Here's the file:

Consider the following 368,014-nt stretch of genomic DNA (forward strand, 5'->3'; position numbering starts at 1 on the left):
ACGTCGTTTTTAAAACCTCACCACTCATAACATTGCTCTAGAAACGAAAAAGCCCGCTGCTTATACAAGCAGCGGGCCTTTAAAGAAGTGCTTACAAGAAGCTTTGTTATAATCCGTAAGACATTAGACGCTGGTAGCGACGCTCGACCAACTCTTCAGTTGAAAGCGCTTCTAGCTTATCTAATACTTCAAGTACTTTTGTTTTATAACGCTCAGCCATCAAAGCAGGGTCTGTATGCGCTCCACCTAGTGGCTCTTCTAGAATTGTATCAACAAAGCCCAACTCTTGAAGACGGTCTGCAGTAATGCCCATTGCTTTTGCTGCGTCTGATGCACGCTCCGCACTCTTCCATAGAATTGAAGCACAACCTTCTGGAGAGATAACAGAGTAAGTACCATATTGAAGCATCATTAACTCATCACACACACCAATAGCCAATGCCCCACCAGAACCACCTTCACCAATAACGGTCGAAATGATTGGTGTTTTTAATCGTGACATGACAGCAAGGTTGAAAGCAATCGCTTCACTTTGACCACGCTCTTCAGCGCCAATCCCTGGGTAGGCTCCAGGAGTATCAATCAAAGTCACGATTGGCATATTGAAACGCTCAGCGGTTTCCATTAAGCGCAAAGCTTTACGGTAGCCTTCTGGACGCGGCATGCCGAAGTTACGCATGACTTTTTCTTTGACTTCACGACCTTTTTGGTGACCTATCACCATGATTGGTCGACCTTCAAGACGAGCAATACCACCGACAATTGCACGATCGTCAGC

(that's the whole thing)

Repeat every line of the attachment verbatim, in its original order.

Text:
Consider the following 368,014-nt stretch of genomic DNA (forward strand, 5'->3'; position numbering starts at 1 on the left):
ACGTCGTTTTTAAAACCTCACCACTCATAACATTGCTCTAGAAACGAAAAAGCCCGCTGCTTATACAAGCAGCGGGCCTTTAAAGAAGTGCTTACAAGAAGCTTTGTTATAATCCGTAAGACATTAGACGCTGGTAGCGACGCTCGACCAACTCTTCAGTTGAAAGCGCTTCTAGCTTATCTAATACTTCAAGTACTTTTGTTTTATAACGCTCAGCCATCAAAGCAGGGTCTGTATGCGCTCCACCTAGTGGCTCTTCTAGAATTGTATCAACAAAGCCCAACTCTTGAAGACGGTCTGCAGTAATGCCCATTGCTTTTGCTGCGTCTGATGCACGCTCCGCACTCTTCCATAGAATTGAAGCACAACCTTCTGGAGAGATAACAGAGTAAGTACCATATTGAAGCATCATTAACTCATCACACACACCAATAGCCAATGCCCCACCAGAACCACCTTCACCAATAACGGTCGAAATGATTGGTGTTTTTAATCGTGACATGACAGCAAGGTTGAAAGCAATCGCTTCACTTTGACCACGCTCTTCAGCGCCAATCCCTGGGTAGGCTCCAGGAGTATCAATCAAAGTCACGATTGGCATATTGAAACGCTCAGCGGTTTCCATTAAGCGCAAAGCTTTACGGTAGCCTTCTGGACGCGGCATGCCGAAGTTACGCATGACTTTTTCTTTGACTTCACGACCTTTTTGGTGACCTATCACCATGATTGGTCGACCTTCAAGACGAGCAATACCACCGACAATTGCACGATCGTCAGC